Gut fermentation in the colon is a normal phenomenon whereby soluble non‐starch polysaccharides are metabolized to short‐chain fatty acids. Abnormal fermentation may be associated with clinical symptoms and is generally assumed to take place in the small bowel. It may be established by ethanol production after a sugar challenge in the fasting subject, which produces maximum production of ethanol 1 hour after sugar challenge. This timing is compatible with the dose acting in the small bowel, but not the large. It was noted that patients with abnormal gut fermentation established by gut fermentation ethanol production tests tended to have low levels of vitamins and minerals, and it was therefore decided to make a prospective study of patients with the condition to determine if this was so. Patients were tested for ethanol production together with standard functional analysis techniques for vitamins B1, B2, and B6 and zinc and magnesium concentrations by sweat analysis using air/acetylene flame atomic absorption. Fifty normal subjects (group A) were analyzed against 30 positive patients by alcohol testing (group B). Statistical analysis, using the Wilcoxon Sum of Ranks test, revealed a remarkable and consistently high difference for vitamins and minerals between the two groups. In group B, 19 of 30 patients had four of five or five of five nutrients abnormal, and no subject with a positive alcohol test had less than two abnormal nutrients. It is concluded that the syndrome that causes abnormal gut fermentation appears to have adverse effects on levels of B vitamins, zinc, and magnesium. As yet it is not clear whether this is a result of malabsorption, over‐utilization, or excessive excretion. The level of ethanol production in this condition is low, but the presence of the nutritional deficits implies that the syndrome may cause quite significant adverse effects on health. More research in this area is required to replicate and extend these studies.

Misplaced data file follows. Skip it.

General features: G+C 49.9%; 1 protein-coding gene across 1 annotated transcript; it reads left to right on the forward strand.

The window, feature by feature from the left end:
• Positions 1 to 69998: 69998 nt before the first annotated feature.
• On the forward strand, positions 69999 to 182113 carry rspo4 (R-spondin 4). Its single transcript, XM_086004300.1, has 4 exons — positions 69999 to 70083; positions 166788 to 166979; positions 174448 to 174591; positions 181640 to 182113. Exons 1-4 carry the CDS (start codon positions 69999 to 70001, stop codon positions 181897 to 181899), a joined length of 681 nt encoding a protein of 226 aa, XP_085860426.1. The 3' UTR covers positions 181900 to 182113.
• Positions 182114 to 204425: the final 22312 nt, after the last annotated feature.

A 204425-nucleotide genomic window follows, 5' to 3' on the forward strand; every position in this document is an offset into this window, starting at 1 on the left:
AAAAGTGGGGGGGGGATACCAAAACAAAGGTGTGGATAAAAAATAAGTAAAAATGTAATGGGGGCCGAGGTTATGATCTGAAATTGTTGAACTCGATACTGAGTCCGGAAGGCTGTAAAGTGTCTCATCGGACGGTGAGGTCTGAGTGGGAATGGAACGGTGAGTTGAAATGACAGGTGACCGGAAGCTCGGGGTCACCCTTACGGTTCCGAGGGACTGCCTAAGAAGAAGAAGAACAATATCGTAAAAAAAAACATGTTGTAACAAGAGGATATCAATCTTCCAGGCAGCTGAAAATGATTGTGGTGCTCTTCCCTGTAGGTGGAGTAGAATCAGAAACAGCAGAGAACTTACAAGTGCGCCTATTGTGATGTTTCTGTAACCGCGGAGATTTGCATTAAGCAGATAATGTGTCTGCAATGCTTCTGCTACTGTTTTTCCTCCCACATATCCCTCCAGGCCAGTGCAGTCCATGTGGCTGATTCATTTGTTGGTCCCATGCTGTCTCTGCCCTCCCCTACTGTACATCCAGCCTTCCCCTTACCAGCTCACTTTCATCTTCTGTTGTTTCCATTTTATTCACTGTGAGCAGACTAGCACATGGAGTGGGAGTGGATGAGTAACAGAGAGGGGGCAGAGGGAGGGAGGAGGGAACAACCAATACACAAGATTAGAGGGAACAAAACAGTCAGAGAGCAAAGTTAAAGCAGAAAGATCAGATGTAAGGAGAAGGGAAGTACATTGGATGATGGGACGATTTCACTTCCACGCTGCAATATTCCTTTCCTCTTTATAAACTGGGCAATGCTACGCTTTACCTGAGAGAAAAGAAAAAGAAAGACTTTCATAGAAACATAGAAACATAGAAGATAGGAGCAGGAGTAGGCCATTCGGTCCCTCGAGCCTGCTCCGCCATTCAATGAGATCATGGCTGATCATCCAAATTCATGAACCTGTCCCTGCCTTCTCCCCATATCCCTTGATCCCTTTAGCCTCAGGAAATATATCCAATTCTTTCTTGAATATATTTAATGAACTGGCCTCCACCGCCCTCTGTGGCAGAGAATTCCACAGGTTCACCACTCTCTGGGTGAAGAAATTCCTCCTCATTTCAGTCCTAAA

- B vitamins
- gut fermentation